Mary Nowell
Mary Nowell
Managing Director: North West Private Practice

Articles From the Team

Competition – Good or Bad?

My career in legal recruitment started over a decade ago. I studied Law at university and always thought I would become a lawyer; that wasn’t meant to be and so I joined the graduate scheme of an International recruiter in 2005 ready to take the legal recruitment world be storm. Of course it didn’t quite happen like that, it took time to learn new skills, adapt, gain market knowledge; in reality it was 12 months before I started to understand the importance of being a ‘consultant’. A lot has changed in the recruitment life cycle since then; the crash in 2008 which impacted heavily on that generation of lawyers (and in turn recruiters!), the introduction of LinkedIn and other social networking sites making potential candidates far more visible and a million and one other changes. One change (is it negative or positive, I can’t work it out?) is the sheer number of legal recruiters.

If we rewind 10 years the legal recruitment market was relatively compact, there were the larger International recruiters and the smaller niche firms that I grew up with - I generally ‘knew’ everyone. I would often find myself up against the same competition, at recruitment briefings I knew the consultants that I sat opposite, when I met a candidate whose search was not limited to just BCL Legal they were invariably registered with an agency that I recognised. How the world has changed. There are countless recruitment firms springing up across Manchester boasting directors that have operated in the market for a collective 6 minutes. I speak to candidates who have been discussing positions with ‘Joe Bloggs Legal’ and ‘findmelegaljob.com’ all professing to offer ‘honesty, integrity and professionalism’ - like you would boast the alternative.

So is this a positive thing? Well competition is generally never bad. Competition often drives improvement, innovation and keeps cost to a proportionate level. I am certainly not afraid of competition and recognise that new entrants to a market can, in most cases, be a positive addition. I guess I do worry a little when I see a very small recruitment business with Directors that have very little track record or market knowledge. Recruitment is a largely unregulated industry and sadly there are those that take a short term and in the worst examples, dishonest approach. The number of duplicate CV’s (a candidate sent to a law firm by 2 or more agencies) is at an all time high. The amount of occasions when questioning these duplications when a candidate simply had no knowledge at all that an approach was being made and so the CV had been sent with prior consent. Instances when candidates have been sent ‘speculatively’ to a huge number of firms by agencies not even on the firms preferred supplier list (and so unable to represent said candidate) and countless other examples of lazy and downright dishonest practices.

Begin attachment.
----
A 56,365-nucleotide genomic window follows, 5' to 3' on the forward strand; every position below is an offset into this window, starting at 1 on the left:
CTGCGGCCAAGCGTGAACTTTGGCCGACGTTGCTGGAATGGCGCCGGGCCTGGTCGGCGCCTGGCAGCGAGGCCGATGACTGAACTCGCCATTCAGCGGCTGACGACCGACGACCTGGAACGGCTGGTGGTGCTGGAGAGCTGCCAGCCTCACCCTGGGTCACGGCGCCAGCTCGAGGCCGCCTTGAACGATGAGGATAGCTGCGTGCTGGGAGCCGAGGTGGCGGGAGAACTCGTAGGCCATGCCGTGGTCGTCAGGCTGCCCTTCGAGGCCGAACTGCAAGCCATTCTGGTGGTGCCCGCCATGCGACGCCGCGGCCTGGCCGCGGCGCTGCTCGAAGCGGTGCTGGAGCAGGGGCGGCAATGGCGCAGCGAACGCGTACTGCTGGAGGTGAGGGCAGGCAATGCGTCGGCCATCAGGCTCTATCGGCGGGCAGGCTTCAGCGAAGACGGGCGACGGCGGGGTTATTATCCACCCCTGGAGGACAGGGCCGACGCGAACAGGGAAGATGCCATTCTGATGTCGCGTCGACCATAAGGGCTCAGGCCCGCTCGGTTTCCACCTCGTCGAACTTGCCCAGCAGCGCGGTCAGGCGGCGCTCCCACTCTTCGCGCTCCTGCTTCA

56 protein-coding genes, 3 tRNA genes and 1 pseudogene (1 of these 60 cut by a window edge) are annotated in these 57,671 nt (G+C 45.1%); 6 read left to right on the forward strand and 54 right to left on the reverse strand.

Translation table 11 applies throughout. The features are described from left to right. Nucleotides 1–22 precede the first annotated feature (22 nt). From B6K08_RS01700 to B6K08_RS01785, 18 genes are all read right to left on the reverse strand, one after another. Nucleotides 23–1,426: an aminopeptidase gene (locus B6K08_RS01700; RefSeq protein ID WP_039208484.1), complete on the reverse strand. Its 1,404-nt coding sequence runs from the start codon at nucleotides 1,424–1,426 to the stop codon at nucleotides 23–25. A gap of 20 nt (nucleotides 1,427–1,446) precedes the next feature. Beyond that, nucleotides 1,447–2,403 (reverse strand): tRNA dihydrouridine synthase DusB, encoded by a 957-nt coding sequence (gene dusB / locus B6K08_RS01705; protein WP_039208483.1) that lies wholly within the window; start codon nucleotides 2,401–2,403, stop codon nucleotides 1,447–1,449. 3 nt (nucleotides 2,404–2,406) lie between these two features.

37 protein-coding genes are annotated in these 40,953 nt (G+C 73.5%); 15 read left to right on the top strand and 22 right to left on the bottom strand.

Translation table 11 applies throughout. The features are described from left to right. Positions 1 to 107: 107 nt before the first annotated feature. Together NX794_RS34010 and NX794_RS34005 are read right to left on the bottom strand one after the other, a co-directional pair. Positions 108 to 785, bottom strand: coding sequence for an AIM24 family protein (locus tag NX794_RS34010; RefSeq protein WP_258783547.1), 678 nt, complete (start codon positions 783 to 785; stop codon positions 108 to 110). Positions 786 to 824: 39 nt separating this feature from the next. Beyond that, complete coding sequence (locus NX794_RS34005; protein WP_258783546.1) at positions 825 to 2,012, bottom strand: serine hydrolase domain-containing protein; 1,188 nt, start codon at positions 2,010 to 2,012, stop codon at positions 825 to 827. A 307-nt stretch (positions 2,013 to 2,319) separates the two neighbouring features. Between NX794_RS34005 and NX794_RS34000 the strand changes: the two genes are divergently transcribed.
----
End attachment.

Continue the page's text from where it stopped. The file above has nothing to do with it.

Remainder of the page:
We are definitely not all bad (I promise!) but sadly there some that still continue to give us a bad name. So what’s my advice? Question, inspect and do your research. If you register with an agency make sure you know how long they have been in existence (I’m not saying all start ups are bad by the way – everyone starts somewhere), ask your recruiter about their market knowledge and who they know, consider track record – can you ask a friend for a recommendation, perhaps they have previously placed with a particular partner, ask what PSL’s your recruiter is part of and when they suggest a series of firms then make sure you know which are live vacancies. Never sign an agreement granting exclusivity (I don’t see how you could ever justify this), and make it very clear that your CV should only ever be released with prior consent. To be honest (and I promise my integrity is second to none), I would just register with BCL Legal….

For more information contact Mary Nowell at BCL Legal.

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